When last we were in the field, we had noted three fossils that needed plaster jackets. Today was the day to jacket them. We started with a long bone – a femur, I think – that had already been prepped … Continue reading →
+
12:30 AM | Swedish Striatopora sp. coral fossil
Here is a picture of an Striatopora sp. coral fossil at the Museo di Paleontologia at Sapienza University of Rome Italy. It existed in the Silurian Period. The fossil was found in Sweden. Image taken in June 2014.

August 06, 2014

+
7:32 PM | Researchers: do your damned job
I am just about out of patience with academic departments putting up endless idiot arguments about open access. Bottom line: we pay you good money out of the public purse to do highly desirable job where you get to work on what you love — jobs that have tens or dozens of candidates for every […]
+
7:29 PM | Vintage Dinosaur Art: The American Museum of Natural History's Book of Dinosaurs
Meeting our Vintage Dinosaur Art criterion by the slimmest of margins, The American Museum of Natural History's Book of Dinosaurs and Other Ancient Creatures (snappier titles are there none) is a mere twenty years old. However - and as I've said numerous times before - it's amazing how much has changed since the early '90s, even when it comes to restorations of dinosaurs that aren't (yet) known to have been feathered. The AMNH book (as I'm sure you won't mind me calling it) is also notable for […]
+
4:11 AM | Field work travelog – Day 25, Of dinosaurs and leaks.
Today was our official ‘day off.’ So we did the only thing we could do: Visit Dinosaur National Monument. After a delightful night’s sleep at a less-than-five-star hotel, we gathered the horde (me, my husband and son, my parents, and … Continue reading →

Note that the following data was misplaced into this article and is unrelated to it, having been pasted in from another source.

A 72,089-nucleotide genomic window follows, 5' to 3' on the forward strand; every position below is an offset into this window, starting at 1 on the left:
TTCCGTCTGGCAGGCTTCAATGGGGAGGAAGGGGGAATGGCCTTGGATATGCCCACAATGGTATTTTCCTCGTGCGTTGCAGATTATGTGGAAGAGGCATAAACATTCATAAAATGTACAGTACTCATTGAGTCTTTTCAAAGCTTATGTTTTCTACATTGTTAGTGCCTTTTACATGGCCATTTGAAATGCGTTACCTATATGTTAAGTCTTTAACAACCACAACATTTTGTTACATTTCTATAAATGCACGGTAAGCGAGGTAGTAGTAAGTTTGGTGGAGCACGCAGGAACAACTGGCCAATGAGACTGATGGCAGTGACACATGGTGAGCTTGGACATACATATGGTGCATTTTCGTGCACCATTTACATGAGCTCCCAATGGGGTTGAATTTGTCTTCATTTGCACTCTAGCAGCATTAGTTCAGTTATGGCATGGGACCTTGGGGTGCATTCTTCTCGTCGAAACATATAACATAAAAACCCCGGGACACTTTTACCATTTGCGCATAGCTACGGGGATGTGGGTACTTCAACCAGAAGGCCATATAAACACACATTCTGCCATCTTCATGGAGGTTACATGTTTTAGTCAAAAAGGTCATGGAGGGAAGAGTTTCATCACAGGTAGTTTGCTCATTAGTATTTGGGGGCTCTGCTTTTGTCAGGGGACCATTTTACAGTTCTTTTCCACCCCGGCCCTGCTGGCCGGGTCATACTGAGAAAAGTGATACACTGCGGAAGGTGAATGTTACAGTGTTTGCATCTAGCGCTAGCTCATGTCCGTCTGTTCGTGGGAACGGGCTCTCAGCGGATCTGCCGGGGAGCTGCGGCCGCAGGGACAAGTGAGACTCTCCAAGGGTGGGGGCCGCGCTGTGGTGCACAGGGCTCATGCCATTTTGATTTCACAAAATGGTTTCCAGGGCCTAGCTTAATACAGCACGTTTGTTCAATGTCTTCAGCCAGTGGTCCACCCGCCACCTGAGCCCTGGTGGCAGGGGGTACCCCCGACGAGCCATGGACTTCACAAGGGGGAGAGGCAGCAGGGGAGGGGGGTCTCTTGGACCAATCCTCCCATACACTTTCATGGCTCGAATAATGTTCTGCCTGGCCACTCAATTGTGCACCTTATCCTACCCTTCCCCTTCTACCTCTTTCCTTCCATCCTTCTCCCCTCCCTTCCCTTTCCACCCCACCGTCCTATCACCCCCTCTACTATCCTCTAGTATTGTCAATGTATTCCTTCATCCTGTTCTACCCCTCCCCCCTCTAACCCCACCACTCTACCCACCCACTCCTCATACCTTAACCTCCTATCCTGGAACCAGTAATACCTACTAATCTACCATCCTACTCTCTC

+
12:30 AM | German Pleurodictyum problematicum Coral Fossil
Here is a picture of a Pleurodictyum problematicum coral fossil at the Museo di Paleontologia at Sapienza University of Rome Italy. It existed in the Devonian Period. The fossil was found in Germany. My pal Dave in Pennsylvania finds this coral genus in the Mahantango Formation. See his blog post about here: http://viewsofthemahantango.blogspot.com/2010/05/

August 05, 2014

+
11:00 PM | First Venezuelan Dino Was a Social Creature
Venezuela's first-known dinosaur provides some of the earliest evidence that at least some dinosaurs lived in herds.
+
6:32 PM | Field work travelog – Day 24, Rain rain go away
My family arrived to join me in the field late last night. Sadly, the skies opened over night, and we were rained out of our field area. So, instead, we visited the sights of Vernal. It was nice to get … Continue reading →
+
8:16 AM | How untrue “facts” propagate in the scientific literature
Short post today. Go and read this paper: Academic urban legends (Rekdal 2014). It’s open access, and an easy and fascinating read. It unfolds a tale of good intentions gone wrong, a chain of failure, illustrating an important single crucial point of academic behaviour: read what you cite. References Rekdal, Ole Bjørn. 2014. Academic urban legends. Social Studies […]
+
5:07 AM | Obscure D.o.t.W: Ruehleia bedheimensis
After a long hiatus, here's the next entry in 'Obscure Dinosaur of the Week'! Name: Ruehleia bedheimensisEtymology: In honour of the collector of the fossil, Hugo Ruhle von Lilienstern of Bedheim, South Thuringia.Distribution: Late Triassic (Norian) of Thuringia, Germany.Type Specimen: near complete composite skeleton lacking a skull.Estimated size: ~6.5 m longFirst described by: Galton, 2001a. Originally referred to Plateosaurus plieningeri HUENE, 1907-08 by Ruhle von Lilienstern […]

August 04, 2014

+
7:14 AM | Brachyphyllian affinis coral fossil
Here is a picture of a Brachyphyllian affinis coral fossil at the Museo di Paleontologia at Sapienza University of Rome Italy. It existed in the Upper Cretaceous Period. The fossil was found at Monte Grumi, Italy. Image taken in June 2014.

August 03, 2014

+
11:25 PM | Field work travelog – Day 23, turtles, crocs, and mammals, oh my.
We got into camp late last night, with barely enough daylight to get tents pitched and go to sleep. This morning we got up early and headed out to a locality I’d never visited before. Despite the heat, we had … Continue reading →
+
12:03 PM | Solite excavation, Day 2
Yesterday marked the second day of our Solite Quarry salvage operation. After spending last Saturday largely planning and scouting, we were able to make a lot more progress this week. One of the things that helped our operation was the … Continue reading →
123
87 Results